The pros and cons of sandy soil

3 min read

pros and cons sandy soil

What Is Sandy Soil?

Pros and cons of sandy soil – Sandy soil doesn’t behave too differently to the sand you’d find on a beach. If you pick some up and rub it between your fingers, it will feel gritty compared to types of soil like clay or silt. In addition, any lumps will break apart quite easily and, unless very wet, it won’t hold together easily if you squeeze it in your hand.

Sandy soil has a gritty texture and is not very good at retaining water or plant nutrients

Advantages Of Sandy Soil

The relatively large particles which make up sandy soil are responsible for making it drain very readily, as it’s easy for water to flow between them. This loose texture also makes it easy to work with, and few plants will struggle to establish their roots in sandy soil (as long as they get enough nutrition and water).

Soil that is low in nutrients is ideal for growing wildflowers.

Disadvantages Of Sandy Soil

The free draining property of this soil means that it doesn’t require much of a dry spell for the soil to be totally devoid of moisture and so unless you choose very drought tolerant plants, you’ll need to get out the watering can and sprinkler often over summer.

As well as being unable to hold water, sandy soil struggles to hold many nutrients, and any additional fertilizer you add can be quickly washed away.


Embrace the properties of sandy soil by growing drought tolerant hardy plants such as sedums

Plants For Sandy Soil

If you’re a keen gardener, and willing to keep plants well fed and watered, there isn’t a great deal of restriction on what you can grow in most sandy soils. Of course, those that thrive without water will do particularly well.

If you can’t be bothered with the high maintenance some plants require in this type of soil, root vegetables are known to grow much better in sandy soil than other types and, apart from keeping weeds away, shouldn’t require much input.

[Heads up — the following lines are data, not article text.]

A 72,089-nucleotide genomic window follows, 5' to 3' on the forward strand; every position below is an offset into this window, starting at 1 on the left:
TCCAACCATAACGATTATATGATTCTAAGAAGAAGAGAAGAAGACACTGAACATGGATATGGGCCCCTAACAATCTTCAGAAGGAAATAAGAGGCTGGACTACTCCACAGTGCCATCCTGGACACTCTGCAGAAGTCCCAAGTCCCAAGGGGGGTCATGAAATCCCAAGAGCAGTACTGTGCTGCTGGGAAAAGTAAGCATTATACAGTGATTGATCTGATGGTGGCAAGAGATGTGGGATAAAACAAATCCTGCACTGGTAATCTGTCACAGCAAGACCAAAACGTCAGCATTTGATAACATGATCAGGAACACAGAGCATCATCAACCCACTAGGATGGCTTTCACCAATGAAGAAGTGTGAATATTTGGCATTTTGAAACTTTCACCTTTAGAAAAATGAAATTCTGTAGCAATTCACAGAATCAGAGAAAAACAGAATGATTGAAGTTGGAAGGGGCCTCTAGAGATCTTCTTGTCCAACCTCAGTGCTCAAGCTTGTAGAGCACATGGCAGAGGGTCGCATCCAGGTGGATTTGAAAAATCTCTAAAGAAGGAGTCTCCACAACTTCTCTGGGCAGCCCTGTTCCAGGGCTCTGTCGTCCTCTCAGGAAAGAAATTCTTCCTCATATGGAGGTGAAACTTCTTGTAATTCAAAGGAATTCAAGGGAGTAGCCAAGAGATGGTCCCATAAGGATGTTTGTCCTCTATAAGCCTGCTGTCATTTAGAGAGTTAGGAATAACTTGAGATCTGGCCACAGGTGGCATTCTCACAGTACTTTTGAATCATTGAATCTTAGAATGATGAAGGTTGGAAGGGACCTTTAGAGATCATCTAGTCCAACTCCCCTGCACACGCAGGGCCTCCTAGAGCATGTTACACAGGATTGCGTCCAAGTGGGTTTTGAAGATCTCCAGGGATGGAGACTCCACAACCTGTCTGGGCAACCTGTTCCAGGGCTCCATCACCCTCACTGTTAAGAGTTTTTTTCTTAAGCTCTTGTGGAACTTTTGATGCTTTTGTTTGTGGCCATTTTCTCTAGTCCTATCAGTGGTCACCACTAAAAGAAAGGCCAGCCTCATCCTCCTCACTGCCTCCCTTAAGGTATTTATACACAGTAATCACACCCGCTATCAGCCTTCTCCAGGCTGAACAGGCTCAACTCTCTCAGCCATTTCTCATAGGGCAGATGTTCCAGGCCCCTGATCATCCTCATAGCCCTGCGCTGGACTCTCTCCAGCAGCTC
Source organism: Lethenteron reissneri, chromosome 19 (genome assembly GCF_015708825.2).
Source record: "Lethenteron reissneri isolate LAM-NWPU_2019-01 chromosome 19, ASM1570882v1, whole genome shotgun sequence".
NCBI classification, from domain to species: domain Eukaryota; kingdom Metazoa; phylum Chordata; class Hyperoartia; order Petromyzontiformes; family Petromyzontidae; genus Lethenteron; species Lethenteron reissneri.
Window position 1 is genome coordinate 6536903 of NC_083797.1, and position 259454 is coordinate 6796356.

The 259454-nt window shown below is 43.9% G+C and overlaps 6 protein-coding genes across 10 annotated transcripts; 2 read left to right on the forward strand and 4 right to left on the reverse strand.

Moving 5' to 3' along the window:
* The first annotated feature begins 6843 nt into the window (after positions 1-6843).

Plants For Dry Soil

Sea thrift is a UK wild flower that does well in sandy soils

  • Lavender and other Mediterranean herbs such as rosemary and thyme
  • Tulips
  • Achillea
  • Dianthus
  • Poppies
  • Salvia
  • Sedums

Ground Cover Plants For Sandy Soil

If you need low maintenance ground cover for a sandy soil, Sedum matting is ideal.  Once established it needs little or no irrigation, it flowers all through the summer and is a magnet for butterflies, bees and other pollinating insects. More about sedum matting groundcover

Growing A Lawn On Sandy Soil

If you are growing a lawn on sandy soil, choose turf rather than seed – it will establish quicker.  Always use a pre-turfing fertiliser and remember to feed regularly between March and November.  Topdressing the lawn in autumn will help to add heart to the soil.

How To Improve Sandy Soil

The best way to improve sandy soil is by increasing its ability to retain moisture and other benefits, such as holding nutrition, will follow. Adding compost or coir is a good way of generally improving the soil in this regard.

Burying manure or other organic matter around new plants will give both moisture retention and nutritional benefits.

Ready to get started? Use the Quick Quote calculator to quickly compare our products

Let's get connected

“Stay in touch with Turfonline for the latest ideas, inspirational gardens and lawncare advice”

Sign up for regular updates

We use cookies and other tracking technologies to improve your browsing experience on our website. For more information, visit our Privacy Policy.

    Your Basket
    Your basket is emptyReturn to Shop